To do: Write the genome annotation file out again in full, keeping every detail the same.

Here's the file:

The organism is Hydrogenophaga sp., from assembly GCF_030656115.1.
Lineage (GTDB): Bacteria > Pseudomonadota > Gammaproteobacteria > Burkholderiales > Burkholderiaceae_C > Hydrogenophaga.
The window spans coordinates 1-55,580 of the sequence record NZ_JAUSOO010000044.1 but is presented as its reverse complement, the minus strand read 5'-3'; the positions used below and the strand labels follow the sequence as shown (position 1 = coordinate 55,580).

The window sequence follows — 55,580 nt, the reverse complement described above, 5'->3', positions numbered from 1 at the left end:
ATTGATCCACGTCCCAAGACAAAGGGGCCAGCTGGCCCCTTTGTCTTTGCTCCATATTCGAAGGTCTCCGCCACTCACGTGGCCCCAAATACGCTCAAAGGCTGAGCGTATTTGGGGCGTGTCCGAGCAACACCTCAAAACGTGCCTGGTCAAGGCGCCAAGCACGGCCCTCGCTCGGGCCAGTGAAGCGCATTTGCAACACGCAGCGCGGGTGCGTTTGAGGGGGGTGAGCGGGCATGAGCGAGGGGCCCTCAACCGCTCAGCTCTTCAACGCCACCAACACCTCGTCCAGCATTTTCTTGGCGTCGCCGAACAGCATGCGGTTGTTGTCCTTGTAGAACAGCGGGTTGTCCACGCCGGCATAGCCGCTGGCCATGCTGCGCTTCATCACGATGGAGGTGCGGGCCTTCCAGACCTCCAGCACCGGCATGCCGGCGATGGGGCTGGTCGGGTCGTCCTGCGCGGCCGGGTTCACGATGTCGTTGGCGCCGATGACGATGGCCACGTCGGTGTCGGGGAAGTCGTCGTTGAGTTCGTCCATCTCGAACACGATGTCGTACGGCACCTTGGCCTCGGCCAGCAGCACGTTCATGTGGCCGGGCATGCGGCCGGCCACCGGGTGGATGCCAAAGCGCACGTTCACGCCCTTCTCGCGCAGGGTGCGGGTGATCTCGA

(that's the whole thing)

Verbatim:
The organism is Hydrogenophaga sp., from assembly GCF_030656115.1.
Lineage (GTDB): Bacteria > Pseudomonadota > Gammaproteobacteria > Burkholderiales > Burkholderiaceae_C > Hydrogenophaga.
The window spans coordinates 1-55,580 of the sequence record NZ_JAUSOO010000044.1 but is presented as its reverse complement, the minus strand read 5'-3'; the positions used below and the strand labels follow the sequence as shown (position 1 = coordinate 55,580).

The window sequence follows — 55,580 nt, the reverse complement described above, 5'->3', positions numbered from 1 at the left end:
ATTGATCCACGTCCCAAGACAAAGGGGCCAGCTGGCCCCTTTGTCTTTGCTCCATATTCGAAGGTCTCCGCCACTCACGTGGCCCCAAATACGCTCAAAGGCTGAGCGTATTTGGGGCGTGTCCGAGCAACACCTCAAAACGTGCCTGGTCAAGGCGCCAAGCACGGCCCTCGCTCGGGCCAGTGAAGCGCATTTGCAACACGCAGCGCGGGTGCGTTTGAGGGGGGTGAGCGGGCATGAGCGAGGGGCCCTCAACCGCTCAGCTCTTCAACGCCACCAACACCTCGTCCAGCATTTTCTTGGCGTCGCCGAACAGCATGCGGTTGTTGTCCTTGTAGAACAGCGGGTTGTCCACGCCGGCATAGCCGCTGGCCATGCTGCGCTTCATCACGATGGAGGTGCGGGCCTTCCAGACCTCCAGCACCGGCATGCCGGCGATGGGGCTGGTCGGGTCGTCCTGCGCGGCCGGGTTCACGATGTCGTTGGCGCCGATGACGATGGCCACGTCGGTGTCGGGGAAGTCGTCGTTGAGTTCGTCCATCTCGAACACGATGTCGTACGGCACCTTGGCCTCGGCCAGCAGCACGTTCATGTGGCCGGGCATGCGGCCGGCCACCGGGTGGATGCCAAAGCGCACGTTCACGCCCTTCTCGCGCAGGGTGCGGGTGATCTCGA